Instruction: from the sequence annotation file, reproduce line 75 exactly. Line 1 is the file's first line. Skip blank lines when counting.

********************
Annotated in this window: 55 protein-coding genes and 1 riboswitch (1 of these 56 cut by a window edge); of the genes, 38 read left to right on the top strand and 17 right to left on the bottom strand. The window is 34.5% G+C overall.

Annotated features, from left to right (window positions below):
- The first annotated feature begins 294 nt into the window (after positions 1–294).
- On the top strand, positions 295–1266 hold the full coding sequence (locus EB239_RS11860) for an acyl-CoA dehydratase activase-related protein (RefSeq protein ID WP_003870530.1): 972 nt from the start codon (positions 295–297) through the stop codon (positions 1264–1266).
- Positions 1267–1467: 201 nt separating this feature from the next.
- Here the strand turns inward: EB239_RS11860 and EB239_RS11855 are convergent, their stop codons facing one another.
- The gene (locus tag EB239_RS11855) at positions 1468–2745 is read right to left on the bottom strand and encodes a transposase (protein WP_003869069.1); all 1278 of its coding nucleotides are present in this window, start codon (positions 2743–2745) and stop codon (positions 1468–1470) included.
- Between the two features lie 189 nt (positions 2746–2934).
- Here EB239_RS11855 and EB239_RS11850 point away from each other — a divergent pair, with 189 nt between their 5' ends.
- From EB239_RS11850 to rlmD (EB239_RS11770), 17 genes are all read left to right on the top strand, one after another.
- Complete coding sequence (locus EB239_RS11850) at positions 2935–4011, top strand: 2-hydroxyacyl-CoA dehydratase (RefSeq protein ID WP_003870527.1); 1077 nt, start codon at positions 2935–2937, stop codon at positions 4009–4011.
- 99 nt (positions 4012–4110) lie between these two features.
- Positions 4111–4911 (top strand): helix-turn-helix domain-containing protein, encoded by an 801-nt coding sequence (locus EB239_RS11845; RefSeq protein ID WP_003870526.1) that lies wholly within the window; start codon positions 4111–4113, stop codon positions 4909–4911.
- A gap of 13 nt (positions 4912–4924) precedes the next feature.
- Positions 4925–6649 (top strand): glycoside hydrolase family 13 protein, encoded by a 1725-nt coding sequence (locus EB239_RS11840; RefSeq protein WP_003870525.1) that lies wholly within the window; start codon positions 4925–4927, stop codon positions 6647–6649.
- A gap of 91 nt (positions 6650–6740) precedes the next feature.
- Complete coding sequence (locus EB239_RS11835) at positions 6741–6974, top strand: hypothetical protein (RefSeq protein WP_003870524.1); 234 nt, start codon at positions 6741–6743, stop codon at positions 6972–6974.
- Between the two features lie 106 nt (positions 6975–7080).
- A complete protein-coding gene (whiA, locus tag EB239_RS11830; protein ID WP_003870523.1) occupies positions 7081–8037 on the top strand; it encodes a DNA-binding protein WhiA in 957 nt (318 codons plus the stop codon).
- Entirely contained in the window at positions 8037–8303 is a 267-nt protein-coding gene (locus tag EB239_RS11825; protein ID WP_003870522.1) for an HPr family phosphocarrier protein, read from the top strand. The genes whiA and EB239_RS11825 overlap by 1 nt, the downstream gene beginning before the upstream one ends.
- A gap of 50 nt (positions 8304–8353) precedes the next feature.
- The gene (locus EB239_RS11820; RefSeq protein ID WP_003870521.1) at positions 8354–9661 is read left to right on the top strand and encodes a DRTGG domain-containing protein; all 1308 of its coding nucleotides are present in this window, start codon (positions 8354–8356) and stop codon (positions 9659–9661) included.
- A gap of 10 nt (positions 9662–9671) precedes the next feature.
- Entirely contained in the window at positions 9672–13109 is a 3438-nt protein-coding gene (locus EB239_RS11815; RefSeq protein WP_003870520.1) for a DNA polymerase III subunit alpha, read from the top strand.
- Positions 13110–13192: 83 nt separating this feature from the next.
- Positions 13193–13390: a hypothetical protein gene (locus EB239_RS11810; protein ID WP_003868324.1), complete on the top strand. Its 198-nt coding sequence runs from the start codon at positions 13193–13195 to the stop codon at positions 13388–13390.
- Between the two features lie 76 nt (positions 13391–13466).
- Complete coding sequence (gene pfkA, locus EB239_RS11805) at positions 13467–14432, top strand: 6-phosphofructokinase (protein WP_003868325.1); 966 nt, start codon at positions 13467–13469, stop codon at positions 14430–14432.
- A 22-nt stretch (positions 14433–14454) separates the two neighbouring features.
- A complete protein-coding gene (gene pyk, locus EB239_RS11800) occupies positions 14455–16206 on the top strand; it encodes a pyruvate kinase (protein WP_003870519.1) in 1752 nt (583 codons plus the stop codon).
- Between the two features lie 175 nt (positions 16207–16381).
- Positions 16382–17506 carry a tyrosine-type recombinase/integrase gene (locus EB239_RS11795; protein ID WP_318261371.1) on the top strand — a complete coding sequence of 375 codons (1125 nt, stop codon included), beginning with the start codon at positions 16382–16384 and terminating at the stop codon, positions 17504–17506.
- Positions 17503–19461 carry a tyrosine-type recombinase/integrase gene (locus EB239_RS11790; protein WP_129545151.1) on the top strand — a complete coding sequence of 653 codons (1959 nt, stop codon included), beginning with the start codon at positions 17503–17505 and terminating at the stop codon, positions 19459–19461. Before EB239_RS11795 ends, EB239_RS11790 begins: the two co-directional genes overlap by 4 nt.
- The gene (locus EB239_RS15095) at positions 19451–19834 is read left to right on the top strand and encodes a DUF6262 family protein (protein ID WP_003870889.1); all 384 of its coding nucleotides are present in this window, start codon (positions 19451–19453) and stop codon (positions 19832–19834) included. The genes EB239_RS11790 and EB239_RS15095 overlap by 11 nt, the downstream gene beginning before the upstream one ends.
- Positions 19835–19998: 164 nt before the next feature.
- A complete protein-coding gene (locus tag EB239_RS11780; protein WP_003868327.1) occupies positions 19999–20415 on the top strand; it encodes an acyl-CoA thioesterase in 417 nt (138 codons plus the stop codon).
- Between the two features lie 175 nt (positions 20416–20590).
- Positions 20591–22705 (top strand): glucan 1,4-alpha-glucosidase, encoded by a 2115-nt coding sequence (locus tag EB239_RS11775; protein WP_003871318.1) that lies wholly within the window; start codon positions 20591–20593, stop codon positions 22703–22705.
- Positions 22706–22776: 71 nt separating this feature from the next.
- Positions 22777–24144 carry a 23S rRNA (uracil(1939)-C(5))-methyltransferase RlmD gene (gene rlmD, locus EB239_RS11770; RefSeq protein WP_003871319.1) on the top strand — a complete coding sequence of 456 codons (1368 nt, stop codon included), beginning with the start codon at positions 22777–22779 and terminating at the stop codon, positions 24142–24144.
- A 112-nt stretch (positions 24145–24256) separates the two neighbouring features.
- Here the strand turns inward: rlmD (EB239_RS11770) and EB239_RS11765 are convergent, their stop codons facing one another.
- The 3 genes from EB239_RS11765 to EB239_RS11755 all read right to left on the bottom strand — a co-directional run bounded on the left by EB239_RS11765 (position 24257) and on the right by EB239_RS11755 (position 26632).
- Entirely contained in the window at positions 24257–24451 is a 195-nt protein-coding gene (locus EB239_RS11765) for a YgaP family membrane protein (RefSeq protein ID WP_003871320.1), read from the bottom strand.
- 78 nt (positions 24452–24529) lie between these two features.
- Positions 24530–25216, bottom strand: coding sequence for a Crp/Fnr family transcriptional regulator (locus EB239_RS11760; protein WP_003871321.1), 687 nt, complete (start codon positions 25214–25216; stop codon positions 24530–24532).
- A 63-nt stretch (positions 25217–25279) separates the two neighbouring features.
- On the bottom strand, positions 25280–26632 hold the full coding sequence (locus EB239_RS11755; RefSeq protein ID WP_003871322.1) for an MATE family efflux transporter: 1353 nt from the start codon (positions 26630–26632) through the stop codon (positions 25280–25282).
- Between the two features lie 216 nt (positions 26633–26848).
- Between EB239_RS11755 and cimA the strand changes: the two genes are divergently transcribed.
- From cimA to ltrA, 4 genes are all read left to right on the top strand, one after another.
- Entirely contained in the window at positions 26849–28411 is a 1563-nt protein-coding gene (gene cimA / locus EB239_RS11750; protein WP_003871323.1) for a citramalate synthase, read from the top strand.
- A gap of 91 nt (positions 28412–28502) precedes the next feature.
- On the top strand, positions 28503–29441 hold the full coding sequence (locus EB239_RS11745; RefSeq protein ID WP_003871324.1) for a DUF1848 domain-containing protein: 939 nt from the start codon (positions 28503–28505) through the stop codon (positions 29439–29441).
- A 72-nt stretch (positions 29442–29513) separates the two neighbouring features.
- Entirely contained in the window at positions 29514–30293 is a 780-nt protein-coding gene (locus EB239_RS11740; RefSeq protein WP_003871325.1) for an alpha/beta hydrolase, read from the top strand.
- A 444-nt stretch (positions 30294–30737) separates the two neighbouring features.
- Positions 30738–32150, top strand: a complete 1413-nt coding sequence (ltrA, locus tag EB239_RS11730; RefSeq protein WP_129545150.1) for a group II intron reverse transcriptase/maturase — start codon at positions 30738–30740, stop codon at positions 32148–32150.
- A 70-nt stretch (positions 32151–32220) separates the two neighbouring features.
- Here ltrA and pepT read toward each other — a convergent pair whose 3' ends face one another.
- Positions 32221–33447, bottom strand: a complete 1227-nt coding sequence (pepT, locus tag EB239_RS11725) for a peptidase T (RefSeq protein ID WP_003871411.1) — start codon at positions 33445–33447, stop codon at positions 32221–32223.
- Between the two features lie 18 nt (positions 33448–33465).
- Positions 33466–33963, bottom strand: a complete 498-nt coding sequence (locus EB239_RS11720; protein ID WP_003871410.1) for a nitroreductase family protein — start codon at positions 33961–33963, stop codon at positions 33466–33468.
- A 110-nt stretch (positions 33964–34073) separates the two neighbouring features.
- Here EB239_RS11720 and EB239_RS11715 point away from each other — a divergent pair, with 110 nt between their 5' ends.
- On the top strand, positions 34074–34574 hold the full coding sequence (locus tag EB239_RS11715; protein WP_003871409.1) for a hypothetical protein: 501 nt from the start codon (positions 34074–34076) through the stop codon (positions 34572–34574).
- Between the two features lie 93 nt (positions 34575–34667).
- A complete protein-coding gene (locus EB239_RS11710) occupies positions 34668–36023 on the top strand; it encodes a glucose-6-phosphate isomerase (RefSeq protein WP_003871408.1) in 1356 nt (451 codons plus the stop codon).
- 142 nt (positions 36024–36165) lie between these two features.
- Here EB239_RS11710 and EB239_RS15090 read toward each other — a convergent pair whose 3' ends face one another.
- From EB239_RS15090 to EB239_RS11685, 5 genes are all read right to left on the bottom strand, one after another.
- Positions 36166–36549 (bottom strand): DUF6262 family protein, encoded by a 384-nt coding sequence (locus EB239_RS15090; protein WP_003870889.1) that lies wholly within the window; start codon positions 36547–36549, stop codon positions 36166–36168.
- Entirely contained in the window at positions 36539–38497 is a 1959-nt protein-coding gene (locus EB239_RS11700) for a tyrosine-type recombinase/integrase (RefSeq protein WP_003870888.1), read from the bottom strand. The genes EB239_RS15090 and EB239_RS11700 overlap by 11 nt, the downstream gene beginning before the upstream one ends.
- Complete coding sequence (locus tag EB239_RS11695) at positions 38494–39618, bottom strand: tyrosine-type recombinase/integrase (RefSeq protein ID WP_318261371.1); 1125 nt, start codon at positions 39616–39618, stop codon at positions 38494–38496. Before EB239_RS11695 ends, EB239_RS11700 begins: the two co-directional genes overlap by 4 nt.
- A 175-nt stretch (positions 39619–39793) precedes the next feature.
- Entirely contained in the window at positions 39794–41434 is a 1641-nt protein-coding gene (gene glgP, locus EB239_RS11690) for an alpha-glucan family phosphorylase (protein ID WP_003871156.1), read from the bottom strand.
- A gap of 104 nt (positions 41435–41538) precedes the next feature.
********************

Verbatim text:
- A 175-nt stretch (positions 39619–39793) precedes the next feature.